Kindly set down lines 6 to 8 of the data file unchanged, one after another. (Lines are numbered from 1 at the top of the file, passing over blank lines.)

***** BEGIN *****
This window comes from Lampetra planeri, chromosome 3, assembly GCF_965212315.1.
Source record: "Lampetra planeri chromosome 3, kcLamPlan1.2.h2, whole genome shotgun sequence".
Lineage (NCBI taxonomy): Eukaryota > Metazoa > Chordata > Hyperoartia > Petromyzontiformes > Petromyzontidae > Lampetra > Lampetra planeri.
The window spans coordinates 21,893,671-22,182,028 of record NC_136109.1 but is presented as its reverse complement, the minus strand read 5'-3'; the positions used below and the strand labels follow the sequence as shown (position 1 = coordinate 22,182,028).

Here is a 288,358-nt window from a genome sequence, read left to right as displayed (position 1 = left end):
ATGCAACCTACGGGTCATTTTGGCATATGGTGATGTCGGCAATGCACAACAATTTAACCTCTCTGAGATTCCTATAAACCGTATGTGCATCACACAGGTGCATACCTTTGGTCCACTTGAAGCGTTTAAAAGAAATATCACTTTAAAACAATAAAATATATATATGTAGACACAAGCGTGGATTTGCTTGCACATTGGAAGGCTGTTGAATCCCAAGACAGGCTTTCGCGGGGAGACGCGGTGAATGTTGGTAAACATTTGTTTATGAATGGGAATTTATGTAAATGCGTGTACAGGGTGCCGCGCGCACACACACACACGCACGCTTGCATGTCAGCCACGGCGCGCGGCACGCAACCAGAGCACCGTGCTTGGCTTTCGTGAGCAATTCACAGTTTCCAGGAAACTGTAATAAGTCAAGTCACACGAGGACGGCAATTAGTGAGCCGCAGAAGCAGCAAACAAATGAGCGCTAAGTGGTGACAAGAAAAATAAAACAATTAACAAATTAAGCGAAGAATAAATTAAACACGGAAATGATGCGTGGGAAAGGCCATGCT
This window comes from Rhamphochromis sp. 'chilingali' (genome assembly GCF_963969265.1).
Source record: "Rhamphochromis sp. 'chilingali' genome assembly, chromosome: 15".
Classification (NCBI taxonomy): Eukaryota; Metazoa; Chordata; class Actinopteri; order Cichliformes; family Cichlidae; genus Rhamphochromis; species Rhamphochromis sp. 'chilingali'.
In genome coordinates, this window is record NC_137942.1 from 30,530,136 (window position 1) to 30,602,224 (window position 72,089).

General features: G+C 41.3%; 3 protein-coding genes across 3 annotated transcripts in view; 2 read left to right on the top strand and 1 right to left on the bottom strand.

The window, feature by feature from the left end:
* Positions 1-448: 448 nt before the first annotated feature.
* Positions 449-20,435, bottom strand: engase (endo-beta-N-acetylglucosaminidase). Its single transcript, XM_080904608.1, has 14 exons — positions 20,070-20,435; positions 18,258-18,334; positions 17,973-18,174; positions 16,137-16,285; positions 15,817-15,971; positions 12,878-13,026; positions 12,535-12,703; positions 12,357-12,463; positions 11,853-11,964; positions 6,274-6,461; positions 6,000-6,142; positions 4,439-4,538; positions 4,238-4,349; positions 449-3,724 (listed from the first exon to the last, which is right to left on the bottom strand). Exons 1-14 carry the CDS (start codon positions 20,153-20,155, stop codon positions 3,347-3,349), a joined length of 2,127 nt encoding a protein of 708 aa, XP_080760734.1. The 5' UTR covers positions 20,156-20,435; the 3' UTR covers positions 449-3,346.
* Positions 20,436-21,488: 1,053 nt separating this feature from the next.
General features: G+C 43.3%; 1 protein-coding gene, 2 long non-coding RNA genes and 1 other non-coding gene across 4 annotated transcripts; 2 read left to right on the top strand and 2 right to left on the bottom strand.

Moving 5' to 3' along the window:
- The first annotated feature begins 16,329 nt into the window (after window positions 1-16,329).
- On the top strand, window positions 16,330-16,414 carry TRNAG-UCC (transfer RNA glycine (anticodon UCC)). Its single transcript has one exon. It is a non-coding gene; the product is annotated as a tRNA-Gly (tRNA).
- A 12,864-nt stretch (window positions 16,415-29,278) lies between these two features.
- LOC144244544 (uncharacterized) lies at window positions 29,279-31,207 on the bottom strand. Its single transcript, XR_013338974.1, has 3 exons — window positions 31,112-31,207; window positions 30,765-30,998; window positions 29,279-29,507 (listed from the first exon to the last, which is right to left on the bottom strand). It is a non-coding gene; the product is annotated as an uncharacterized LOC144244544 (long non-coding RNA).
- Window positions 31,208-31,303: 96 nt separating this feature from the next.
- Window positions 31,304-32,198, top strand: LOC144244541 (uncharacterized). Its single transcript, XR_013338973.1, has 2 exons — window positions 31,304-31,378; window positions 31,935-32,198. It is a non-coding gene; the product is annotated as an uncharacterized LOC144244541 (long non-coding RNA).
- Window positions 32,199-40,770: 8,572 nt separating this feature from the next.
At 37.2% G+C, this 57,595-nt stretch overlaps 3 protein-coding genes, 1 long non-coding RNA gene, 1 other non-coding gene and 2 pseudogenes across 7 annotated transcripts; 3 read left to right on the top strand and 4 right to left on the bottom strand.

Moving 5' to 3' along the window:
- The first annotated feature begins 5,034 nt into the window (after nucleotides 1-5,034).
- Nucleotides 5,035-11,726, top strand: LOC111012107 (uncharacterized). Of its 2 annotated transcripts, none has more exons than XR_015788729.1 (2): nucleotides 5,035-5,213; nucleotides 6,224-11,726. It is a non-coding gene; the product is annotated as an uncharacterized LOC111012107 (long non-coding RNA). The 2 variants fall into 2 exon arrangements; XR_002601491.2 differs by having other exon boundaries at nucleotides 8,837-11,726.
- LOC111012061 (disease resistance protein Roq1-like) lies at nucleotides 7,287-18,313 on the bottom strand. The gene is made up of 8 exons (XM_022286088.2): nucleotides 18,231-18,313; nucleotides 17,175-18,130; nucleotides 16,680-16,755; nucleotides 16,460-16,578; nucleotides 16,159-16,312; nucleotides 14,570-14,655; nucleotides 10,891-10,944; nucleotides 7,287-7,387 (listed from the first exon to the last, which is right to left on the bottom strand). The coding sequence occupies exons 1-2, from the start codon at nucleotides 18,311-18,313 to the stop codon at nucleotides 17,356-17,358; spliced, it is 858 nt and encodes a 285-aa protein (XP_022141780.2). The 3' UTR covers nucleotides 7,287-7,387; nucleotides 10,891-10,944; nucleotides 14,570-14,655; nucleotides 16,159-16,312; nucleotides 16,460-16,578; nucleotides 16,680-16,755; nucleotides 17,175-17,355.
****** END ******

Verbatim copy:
ATGCAACCTACGGGTCATTTTGGCATATGGTGATGTCGGCAATGCACAACAATTTAACCTCTCTGAGATTCCTATAAACCGTATGTGCATCACACAGGTGCATACCTTTGGTCCACTTGAAGCGTTTAAAAGAAATATCACTTTAAAACAATAAAATATATATATGTAGACACAAGCGTGGATTTGCTTGCACATTGGAAGGCTGTTGAATCCCAAGACAGGCTTTCGCGGGGAGACGCGGTGAATGTTGGTAAACATTTGTTTATGAATGGGAATTTATGTAAATGCGTGTACAGGGTGCCGCGCGCACACACACACACGCACGCTTGCATGTCAGCCACGGCGCGCGGCACGCAACCAGAGCACCGTGCTTGGCTTTCGTGAGCAATTCACAGTTTCCAGGAAACTGTAATAAGTCAAGTCACACGAGGACGGCAATTAGTGAGCCGCAGAAGCAGCAAACAAATGAGCGCTAAGTGGTGACAAGAAAAATAAAACAATTAACAAATTAAGCGAAGAATAAATTAAACACGGAAATGATGCGTGGGAAAGGCCATGCT
This window comes from Rhamphochromis sp. 'chilingali' (genome assembly GCF_963969265.1).
Source record: "Rhamphochromis sp. 'chilingali' genome assembly, chromosome: 15".